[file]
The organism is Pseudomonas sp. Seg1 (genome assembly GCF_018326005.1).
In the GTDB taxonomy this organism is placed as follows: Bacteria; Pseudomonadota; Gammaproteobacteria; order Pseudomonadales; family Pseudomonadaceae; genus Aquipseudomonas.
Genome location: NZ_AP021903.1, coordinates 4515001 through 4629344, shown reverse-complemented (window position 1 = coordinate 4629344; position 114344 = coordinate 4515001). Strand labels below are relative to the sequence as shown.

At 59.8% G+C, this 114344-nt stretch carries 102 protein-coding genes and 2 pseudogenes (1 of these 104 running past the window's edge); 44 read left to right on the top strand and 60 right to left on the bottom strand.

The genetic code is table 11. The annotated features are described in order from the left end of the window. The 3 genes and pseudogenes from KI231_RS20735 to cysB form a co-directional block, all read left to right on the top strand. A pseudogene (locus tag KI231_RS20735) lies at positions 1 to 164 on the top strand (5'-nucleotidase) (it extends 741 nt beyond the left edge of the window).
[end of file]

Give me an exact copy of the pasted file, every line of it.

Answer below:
The organism is Pseudomonas sp. Seg1 (genome assembly GCF_018326005.1).
In the GTDB taxonomy this organism is placed as follows: Bacteria; Pseudomonadota; Gammaproteobacteria; order Pseudomonadales; family Pseudomonadaceae; genus Aquipseudomonas.
Genome location: NZ_AP021903.1, coordinates 4515001 through 4629344, shown reverse-complemented (window position 1 = coordinate 4629344; position 114344 = coordinate 4515001). Strand labels below are relative to the sequence as shown.

At 59.8% G+C, this 114344-nt stretch carries 102 protein-coding genes and 2 pseudogenes (1 of these 104 running past the window's edge); 44 read left to right on the top strand and 60 right to left on the bottom strand.

The genetic code is table 11. The annotated features are described in order from the left end of the window. The 3 genes and pseudogenes from KI231_RS20735 to cysB form a co-directional block, all read left to right on the top strand. A pseudogene (locus tag KI231_RS20735) lies at positions 1 to 164 on the top strand (5'-nucleotidase) (it extends 741 nt beyond the left edge of the window).